Ethinic Minorities in Tibet
The Tibet Autonomous Region is one of the five autonomous areas in China at the provincial level where regional ethnic autonomy is exercised, as well as an ethnic autonomous area with Tibetans as the main local inhabitants. In the Tibet Autonomous Region there are a dozen other ethnic groups besides the Tibetans – Han, Hui, Moinba, Lhoba, Naxi, Nu, Drung and Deng and Sherpa which are not recognised by the government of People’s Republic of China. They have lived in the region for generations, and Moinba, Lhoba and Naxi ethnic townships have been established there. Tibetans are the dominant groups in Tibet, which accounts for over 90% of the whole population. In Tibetan language, the Tibetans call themselves “Boba” but differ from place to place. We have introduced the main ethnic groups in the following list, please keep reading.
With a population of more than 5 million, Tibetan nationality mainly live in Tibet Autonomous Region in southeast China, and neighboring provinces of Qinghai, Gansu, Sichuan and Yunnan. The areas where Tibetans live in compact community are mostly highlands and mountainous country studded with snow-capped peaks, one rising higher than the other. The Qinghai-Tibet Plateau rising about 4,000 meters above sea level is run through from west to east by the Qilian, Kunlun, Tanggula, Gangdise and Himalaya mountain ranges. The Hengduan Mountains, descending from north to south, runs across the western part of Sichuan and Yunnan provinces.
The Deng is an ethnic group that is not officially recognised by the government of People’s Republic of China. They are also known as the Dengba. The Deng are one of the smallest peoples inhabiting inside Chinese borders. They live in Tibet’s Zayu County and virgin forest areas between the Himalayas and the Hengduan Mountains at an elevation of 1000 meters. Currently, there are 9 Deng villages. They are divided at least in two groups: Darang and Geman, and they have their own spoken language, derived from the Tibeto-Burman language branch of the Sino-Tibetan language family. one of the smallest peoples inhabiting inside Chinese borders. Isolated in the southeast border of Tibet, are divided at least in two groups: Darang and Geman, that the experts say are related with the Mishmi-Miju peoples living in Arunachal Pradesh province in India.
“Lhoba” simply means “southerners” in Tibetan, and refers to the approximately 3000 inhabitants in Mainling, Medog, Lhunze and Nangxian counties. Lhoba people are the smallest of the 56 ethnic groups in China and live in South-eastern Tibet. Most people designated as “Lhoba” within the modern-day Tibet Autonomous Region (“TAR”) actually refer to themselves via a diverse set of endonyms, speak different languages, and do not traditionally self-identify as a single entity. The two main tribal groups which fall under the designation “Lhoba” in the TAR are the Mishmi people, who speak the Idu Mishmi language, and the speakers of the Bokar dialect of Abo Tani, who are found in far greater numbers inside Arunachal Pradesh, a state of modern-day India claimed by China. Other groups identified by Chinese authorities as “Lhoba” include the Tagin people, who speak the Bangni-Tagin language.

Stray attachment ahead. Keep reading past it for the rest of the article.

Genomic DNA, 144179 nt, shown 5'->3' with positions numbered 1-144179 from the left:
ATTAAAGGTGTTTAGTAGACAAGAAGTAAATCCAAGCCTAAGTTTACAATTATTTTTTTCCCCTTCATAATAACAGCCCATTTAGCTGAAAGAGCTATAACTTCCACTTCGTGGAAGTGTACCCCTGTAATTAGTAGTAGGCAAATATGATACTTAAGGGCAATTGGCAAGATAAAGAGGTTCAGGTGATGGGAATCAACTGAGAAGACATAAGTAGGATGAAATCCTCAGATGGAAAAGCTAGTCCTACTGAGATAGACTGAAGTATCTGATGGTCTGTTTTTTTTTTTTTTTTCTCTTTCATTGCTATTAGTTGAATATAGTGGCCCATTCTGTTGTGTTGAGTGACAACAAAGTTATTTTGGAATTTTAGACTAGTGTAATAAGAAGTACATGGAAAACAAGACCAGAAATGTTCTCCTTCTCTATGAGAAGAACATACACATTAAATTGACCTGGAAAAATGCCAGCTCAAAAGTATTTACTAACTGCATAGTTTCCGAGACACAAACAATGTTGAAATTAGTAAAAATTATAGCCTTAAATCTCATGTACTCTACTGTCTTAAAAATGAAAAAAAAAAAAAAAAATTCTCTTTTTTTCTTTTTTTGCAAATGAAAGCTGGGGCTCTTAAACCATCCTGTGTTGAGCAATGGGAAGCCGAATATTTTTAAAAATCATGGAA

The Monpa people are spread across Arunachal Pradesh in India, Bhutan and Tibet. Considerably fewer Monpa still live in Tibet and are featured among the 56 ethnic groups recognized by the Chinese Government. There are around 25,000 Monpa living in Tibet(Cona County, Pelung in Bayi District, and Medog County). These places have a low altitude, especially Medog County, which has a tropical climate unlike the rest of Tibet.
Sherpa is one of the major ethnic groups native to the most mountainous regions of Nepal, as well as certain areas of China, Bhutan, India, and the Himalayas. The term Sherpa derives from the Sherpa language words Shar (“east”) and Wa (“people”), which refer to their geographical origin in Tibet. The Sherpas, who are not officially recognised by the government of People’s Republic of China, lived deep in the mountains and were virtually isolated from the rest of the world until they became known as guides or porters to various Everest expeditions. Mount Everest introduced Sherpas to the world.